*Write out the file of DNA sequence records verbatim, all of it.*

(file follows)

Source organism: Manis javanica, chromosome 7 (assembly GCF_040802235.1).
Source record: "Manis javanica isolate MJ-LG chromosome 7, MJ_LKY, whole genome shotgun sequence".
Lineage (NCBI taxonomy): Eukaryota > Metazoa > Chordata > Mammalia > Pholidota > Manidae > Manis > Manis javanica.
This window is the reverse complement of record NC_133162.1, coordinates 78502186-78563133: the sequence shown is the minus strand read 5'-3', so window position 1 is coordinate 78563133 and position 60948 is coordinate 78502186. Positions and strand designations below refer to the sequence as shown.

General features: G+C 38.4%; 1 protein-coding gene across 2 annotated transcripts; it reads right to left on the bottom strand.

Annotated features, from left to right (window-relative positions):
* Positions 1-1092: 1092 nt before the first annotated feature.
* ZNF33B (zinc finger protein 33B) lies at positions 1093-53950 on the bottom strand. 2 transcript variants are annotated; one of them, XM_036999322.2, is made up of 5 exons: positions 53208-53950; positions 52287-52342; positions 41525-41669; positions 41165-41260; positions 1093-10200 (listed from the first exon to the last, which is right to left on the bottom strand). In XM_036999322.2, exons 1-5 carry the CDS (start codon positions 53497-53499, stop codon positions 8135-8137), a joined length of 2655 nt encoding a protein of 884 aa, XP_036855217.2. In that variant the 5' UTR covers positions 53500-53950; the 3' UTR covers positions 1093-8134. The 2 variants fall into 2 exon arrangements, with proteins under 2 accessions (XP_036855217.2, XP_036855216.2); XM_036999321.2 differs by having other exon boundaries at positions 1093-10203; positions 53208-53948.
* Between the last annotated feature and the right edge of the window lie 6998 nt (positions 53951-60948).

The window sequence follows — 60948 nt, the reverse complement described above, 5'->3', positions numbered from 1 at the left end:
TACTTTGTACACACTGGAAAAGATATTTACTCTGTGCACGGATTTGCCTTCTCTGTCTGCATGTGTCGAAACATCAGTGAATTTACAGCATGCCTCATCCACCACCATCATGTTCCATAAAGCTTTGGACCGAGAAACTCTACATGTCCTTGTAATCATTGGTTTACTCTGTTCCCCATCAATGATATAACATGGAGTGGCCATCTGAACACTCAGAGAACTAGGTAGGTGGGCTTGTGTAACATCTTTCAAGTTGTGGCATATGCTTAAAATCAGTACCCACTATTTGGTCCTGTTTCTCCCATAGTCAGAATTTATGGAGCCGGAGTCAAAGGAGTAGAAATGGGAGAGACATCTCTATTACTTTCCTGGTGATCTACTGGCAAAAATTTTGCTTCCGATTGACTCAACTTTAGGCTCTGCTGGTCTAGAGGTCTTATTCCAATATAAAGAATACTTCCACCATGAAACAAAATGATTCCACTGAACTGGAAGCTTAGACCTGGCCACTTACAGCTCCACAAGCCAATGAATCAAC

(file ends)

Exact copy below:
Source organism: Manis javanica, chromosome 7 (assembly GCF_040802235.1).
Source record: "Manis javanica isolate MJ-LG chromosome 7, MJ_LKY, whole genome shotgun sequence".
Lineage (NCBI taxonomy): Eukaryota > Metazoa > Chordata > Mammalia > Pholidota > Manidae > Manis > Manis javanica.
This window is the reverse complement of record NC_133162.1, coordinates 78502186-78563133: the sequence shown is the minus strand read 5'-3', so window position 1 is coordinate 78563133 and position 60948 is coordinate 78502186. Positions and strand designations below refer to the sequence as shown.

General features: G+C 38.4%; 1 protein-coding gene across 2 annotated transcripts; it reads right to left on the bottom strand.

Annotated features, from left to right (window-relative positions):
* Positions 1-1092: 1092 nt before the first annotated feature.
* ZNF33B (zinc finger protein 33B) lies at positions 1093-53950 on the bottom strand. 2 transcript variants are annotated; one of them, XM_036999322.2, is made up of 5 exons: positions 53208-53950; positions 52287-52342; positions 41525-41669; positions 41165-41260; positions 1093-10200 (listed from the first exon to the last, which is right to left on the bottom strand). In XM_036999322.2, exons 1-5 carry the CDS (start codon positions 53497-53499, stop codon positions 8135-8137), a joined length of 2655 nt encoding a protein of 884 aa, XP_036855217.2. In that variant the 5' UTR covers positions 53500-53950; the 3' UTR covers positions 1093-8134. The 2 variants fall into 2 exon arrangements, with proteins under 2 accessions (XP_036855217.2, XP_036855216.2); XM_036999321.2 differs by having other exon boundaries at positions 1093-10203; positions 53208-53948.
* Between the last annotated feature and the right edge of the window lie 6998 nt (positions 53951-60948).

The window sequence follows — 60948 nt, the reverse complement described above, 5'->3', positions numbered from 1 at the left end:
TACTTTGTACACACTGGAAAAGATATTTACTCTGTGCACGGATTTGCCTTCTCTGTCTGCATGTGTCGAAACATCAGTGAATTTACAGCATGCCTCATCCACCACCATCATGTTCCATAAAGCTTTGGACCGAGAAACTCTACATGTCCTTGTAATCATTGGTTTACTCTGTTCCCCATCAATGATATAACATGGAGTGGCCATCTGAACACTCAGAGAACTAGGTAGGTGGGCTTGTGTAACATCTTTCAAGTTGTGGCATATGCTTAAAATCAGTACCCACTATTTGGTCCTGTTTCTCCCATAGTCAGAATTTATGGAGCCGGAGTCAAAGGAGTAGAAATGGGAGAGACATCTCTATTACTTTCCTGGTGATCTACTGGCAAAAATTTTGCTTCCGATTGACTCAACTTTAGGCTCTGCTGGTCTAGAGGTCTTATTCCAATATAAAGAATACTTCCACCATGAAACAAAATGATTCCACTGAACTGGAAGCTTAGACCTGGCCACTTACAGCTCCACAAGCCAATGAATCAAC